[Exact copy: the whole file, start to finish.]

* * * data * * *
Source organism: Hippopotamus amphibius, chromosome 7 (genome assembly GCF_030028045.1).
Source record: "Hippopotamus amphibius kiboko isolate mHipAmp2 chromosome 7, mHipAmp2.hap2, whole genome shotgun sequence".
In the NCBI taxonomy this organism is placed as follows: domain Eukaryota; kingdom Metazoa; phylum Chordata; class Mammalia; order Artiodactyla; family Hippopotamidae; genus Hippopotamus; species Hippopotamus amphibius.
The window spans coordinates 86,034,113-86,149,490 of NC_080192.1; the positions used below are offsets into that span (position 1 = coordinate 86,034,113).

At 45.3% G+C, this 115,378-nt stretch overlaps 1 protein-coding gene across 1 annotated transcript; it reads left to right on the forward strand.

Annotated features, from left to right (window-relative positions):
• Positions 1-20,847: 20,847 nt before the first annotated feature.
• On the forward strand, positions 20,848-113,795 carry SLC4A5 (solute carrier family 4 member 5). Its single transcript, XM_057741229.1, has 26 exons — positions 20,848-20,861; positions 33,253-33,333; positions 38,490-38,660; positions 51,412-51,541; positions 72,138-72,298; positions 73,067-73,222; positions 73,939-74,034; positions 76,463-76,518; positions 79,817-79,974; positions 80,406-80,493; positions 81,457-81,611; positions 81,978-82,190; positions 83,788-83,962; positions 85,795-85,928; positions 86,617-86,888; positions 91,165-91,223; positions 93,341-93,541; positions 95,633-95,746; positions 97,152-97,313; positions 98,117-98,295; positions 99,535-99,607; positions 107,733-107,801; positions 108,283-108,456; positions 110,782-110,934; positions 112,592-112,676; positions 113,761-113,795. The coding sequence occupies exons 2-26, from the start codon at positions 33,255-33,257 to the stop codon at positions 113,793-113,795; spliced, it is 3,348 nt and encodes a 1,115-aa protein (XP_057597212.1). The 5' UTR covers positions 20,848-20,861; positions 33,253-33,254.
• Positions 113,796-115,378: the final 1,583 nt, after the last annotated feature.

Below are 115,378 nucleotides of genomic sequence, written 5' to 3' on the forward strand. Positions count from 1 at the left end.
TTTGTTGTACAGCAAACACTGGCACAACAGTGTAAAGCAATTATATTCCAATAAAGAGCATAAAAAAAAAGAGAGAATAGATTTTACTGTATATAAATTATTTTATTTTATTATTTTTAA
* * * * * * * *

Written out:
Source organism: Hippopotamus amphibius, chromosome 7 (genome assembly GCF_030028045.1).
Source record: "Hippopotamus amphibius kiboko isolate mHipAmp2 chromosome 7, mHipAmp2.hap2, whole genome shotgun sequence".
In the NCBI taxonomy this organism is placed as follows: domain Eukaryota; kingdom Metazoa; phylum Chordata; class Mammalia; order Artiodactyla; family Hippopotamidae; genus Hippopotamus; species Hippopotamus amphibius.
The window spans coordinates 86,034,113-86,149,490 of NC_080192.1; the positions used below are offsets into that span (position 1 = coordinate 86,034,113).

At 45.3% G+C, this 115,378-nt stretch overlaps 1 protein-coding gene across 1 annotated transcript; it reads left to right on the forward strand.

Annotated features, from left to right (window-relative positions):
• Positions 1-20,847: 20,847 nt before the first annotated feature.
• On the forward strand, positions 20,848-113,795 carry SLC4A5 (solute carrier family 4 member 5). Its single transcript, XM_057741229.1, has 26 exons — positions 20,848-20,861; positions 33,253-33,333; positions 38,490-38,660; positions 51,412-51,541; positions 72,138-72,298; positions 73,067-73,222; positions 73,939-74,034; positions 76,463-76,518; positions 79,817-79,974; positions 80,406-80,493; positions 81,457-81,611; positions 81,978-82,190; positions 83,788-83,962; positions 85,795-85,928; positions 86,617-86,888; positions 91,165-91,223; positions 93,341-93,541; positions 95,633-95,746; positions 97,152-97,313; positions 98,117-98,295; positions 99,535-99,607; positions 107,733-107,801; positions 108,283-108,456; positions 110,782-110,934; positions 112,592-112,676; positions 113,761-113,795. The coding sequence occupies exons 2-26, from the start codon at positions 33,255-33,257 to the stop codon at positions 113,793-113,795; spliced, it is 3,348 nt and encodes a 1,115-aa protein (XP_057597212.1). The 5' UTR covers positions 20,848-20,861; positions 33,253-33,254.
• Positions 113,796-115,378: the final 1,583 nt, after the last annotated feature.

Below are 115,378 nucleotides of genomic sequence, written 5' to 3' on the forward strand. Positions count from 1 at the left end.
TTTGTTGTACAGCAAACACTGGCACAACAGTGTAAAGCAATTATATTCCAATAAAGAGCATAAAAAAAAAGAGAGAATAGATTTTACTGTATATAAATTATTTTATTTTATTATTTTTAA